Police officials say that efforts to combat the growing drug abuse crisis are hindered by the lack of recent data on drug deaths, especially heroin overdoses. During a national summit on drug abuse last week, nearly every police official who spoke complained about this problem, with several blaming patient privacy laws.
One law enforcement official said his department has to subpoena overdose data from the local medical examiner. Many also reported a lack of data on prescription medication overdose deaths in addition to the lack of heroin overdose data.
According to the Centers for Disease Control, overdoses from abuse of opiates, notably heroin and prescription painkillers, have been rising since 1992. From 1999 to 2010 alone, the number of drug overdose deaths jumped 102%.
Many officials suggested the use of a computer system similar to Compstat, which gives police near-real-time data on other crimes. Some departments have already taken steps to obtain opioid-related data on their own. For example, police in Washington, D.C., have begun mapping locations where naloxone – an anti-overdose drug – is used by firefighters and emergency medical technicians to locate high drug-use areas are in the city.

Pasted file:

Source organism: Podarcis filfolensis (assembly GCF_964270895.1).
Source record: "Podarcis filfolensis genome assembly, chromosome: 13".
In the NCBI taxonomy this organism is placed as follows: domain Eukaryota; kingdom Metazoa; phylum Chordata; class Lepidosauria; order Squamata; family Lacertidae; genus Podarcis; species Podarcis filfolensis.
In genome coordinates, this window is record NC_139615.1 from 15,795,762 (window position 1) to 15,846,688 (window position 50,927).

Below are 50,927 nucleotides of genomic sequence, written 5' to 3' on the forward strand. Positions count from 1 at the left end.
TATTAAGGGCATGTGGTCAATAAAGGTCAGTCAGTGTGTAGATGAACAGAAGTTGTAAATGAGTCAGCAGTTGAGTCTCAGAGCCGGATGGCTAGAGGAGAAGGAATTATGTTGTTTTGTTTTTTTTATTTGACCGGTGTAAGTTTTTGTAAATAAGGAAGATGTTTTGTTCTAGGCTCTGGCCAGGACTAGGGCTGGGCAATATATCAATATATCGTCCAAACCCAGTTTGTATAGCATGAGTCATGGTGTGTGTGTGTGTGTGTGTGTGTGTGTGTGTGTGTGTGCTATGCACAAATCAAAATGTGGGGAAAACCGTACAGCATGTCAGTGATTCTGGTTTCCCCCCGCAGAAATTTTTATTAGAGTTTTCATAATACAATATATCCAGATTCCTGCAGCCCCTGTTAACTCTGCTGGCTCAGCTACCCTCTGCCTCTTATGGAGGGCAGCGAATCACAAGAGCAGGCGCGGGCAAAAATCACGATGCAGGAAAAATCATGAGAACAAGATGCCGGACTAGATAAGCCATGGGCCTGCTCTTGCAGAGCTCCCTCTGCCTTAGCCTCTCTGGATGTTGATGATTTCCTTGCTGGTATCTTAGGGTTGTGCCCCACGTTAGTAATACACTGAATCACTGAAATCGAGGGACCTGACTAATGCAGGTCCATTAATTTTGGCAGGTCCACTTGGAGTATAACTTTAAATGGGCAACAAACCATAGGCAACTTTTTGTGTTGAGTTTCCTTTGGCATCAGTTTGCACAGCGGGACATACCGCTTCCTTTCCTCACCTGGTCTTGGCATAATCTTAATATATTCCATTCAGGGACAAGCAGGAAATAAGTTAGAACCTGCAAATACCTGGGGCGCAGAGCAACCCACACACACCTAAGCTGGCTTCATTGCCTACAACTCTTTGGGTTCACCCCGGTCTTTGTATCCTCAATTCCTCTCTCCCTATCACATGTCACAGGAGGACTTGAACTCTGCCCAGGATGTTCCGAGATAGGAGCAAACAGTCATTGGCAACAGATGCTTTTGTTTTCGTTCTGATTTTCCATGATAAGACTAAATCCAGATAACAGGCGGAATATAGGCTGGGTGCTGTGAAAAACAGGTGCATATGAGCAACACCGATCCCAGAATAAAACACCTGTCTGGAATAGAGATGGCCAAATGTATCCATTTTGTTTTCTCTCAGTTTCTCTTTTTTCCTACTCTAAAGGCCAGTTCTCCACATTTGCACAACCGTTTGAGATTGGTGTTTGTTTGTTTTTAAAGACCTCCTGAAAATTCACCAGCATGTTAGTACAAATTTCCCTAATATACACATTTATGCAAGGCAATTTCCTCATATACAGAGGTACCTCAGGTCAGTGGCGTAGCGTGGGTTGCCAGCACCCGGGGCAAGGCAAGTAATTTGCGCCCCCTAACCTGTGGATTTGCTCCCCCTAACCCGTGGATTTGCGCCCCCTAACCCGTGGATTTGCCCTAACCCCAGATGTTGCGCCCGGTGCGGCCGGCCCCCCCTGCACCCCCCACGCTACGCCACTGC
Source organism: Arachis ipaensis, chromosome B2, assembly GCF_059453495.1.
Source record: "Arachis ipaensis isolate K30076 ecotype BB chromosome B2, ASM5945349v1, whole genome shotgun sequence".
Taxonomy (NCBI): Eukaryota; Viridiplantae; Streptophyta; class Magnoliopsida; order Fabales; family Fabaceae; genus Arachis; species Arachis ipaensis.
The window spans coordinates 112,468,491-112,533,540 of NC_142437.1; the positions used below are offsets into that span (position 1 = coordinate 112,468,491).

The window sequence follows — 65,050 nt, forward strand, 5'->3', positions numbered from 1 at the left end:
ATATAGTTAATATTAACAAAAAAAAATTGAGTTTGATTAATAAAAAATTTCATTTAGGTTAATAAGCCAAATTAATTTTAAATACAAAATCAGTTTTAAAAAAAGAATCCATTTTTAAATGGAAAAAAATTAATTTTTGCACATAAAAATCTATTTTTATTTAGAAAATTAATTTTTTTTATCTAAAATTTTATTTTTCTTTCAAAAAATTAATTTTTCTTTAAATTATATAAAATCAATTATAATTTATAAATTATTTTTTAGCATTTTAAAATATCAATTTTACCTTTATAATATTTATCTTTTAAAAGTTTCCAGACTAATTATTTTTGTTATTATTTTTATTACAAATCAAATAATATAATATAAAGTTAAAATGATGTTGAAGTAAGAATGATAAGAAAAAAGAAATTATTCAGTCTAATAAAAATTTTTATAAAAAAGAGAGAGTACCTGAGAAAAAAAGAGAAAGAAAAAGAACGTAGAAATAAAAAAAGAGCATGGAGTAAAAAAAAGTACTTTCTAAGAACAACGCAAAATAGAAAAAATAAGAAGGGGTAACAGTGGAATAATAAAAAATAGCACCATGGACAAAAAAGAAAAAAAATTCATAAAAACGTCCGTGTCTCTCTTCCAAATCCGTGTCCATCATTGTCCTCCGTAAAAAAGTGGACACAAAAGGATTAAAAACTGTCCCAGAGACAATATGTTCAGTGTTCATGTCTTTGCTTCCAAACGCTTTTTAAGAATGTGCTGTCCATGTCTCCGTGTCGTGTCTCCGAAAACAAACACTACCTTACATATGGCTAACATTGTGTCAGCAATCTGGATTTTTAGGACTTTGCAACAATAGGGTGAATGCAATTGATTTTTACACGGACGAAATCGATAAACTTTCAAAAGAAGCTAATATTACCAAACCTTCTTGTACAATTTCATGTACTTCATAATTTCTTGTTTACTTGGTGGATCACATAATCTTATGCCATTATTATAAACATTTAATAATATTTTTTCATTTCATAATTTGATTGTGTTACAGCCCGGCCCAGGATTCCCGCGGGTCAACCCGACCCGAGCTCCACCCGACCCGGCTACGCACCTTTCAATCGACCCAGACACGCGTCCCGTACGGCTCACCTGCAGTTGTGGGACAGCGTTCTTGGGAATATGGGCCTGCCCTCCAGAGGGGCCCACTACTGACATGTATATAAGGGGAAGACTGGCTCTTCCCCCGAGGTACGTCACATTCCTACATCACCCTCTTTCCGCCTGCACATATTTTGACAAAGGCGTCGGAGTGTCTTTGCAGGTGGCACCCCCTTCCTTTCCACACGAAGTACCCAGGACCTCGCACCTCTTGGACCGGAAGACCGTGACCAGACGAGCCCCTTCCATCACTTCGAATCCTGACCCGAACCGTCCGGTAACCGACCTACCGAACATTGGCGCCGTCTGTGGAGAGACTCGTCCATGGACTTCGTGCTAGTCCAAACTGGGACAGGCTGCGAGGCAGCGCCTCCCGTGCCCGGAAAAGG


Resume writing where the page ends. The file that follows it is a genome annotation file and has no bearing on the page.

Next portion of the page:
Identifying drug abuse centers isn’t always easy. Police Chief Thomas Smith of St. Paul, MN told the group that while heroin overdoses have plateaued or started to recede in his city, the more affluent suburbs of the greater Minneapolis area are seeing significant increases.
The meeting was called in D.C. to identify heroin and prescription drug abuse as a national problem, not just something to be dealt with on the state level. Among the attendees were U.S. Attorney General Eric Holder, FBI Director James Comey, Drug Enforcement Administration chief Michele Leonhart and Michael Botticelli, acting director of the White House’s Office of National Drug Control Policy.
“There has to be a law enforcement response to this but we also need to think of this as a public problem,” said Holder. The devastation caused by opioid abuse is sprawling beyond urban areas, affecting different types of communities across the nation at alarming rates. Many are hopeful that the summit will lay the foundation for an appropriate and effective response to the epidemic on a national level.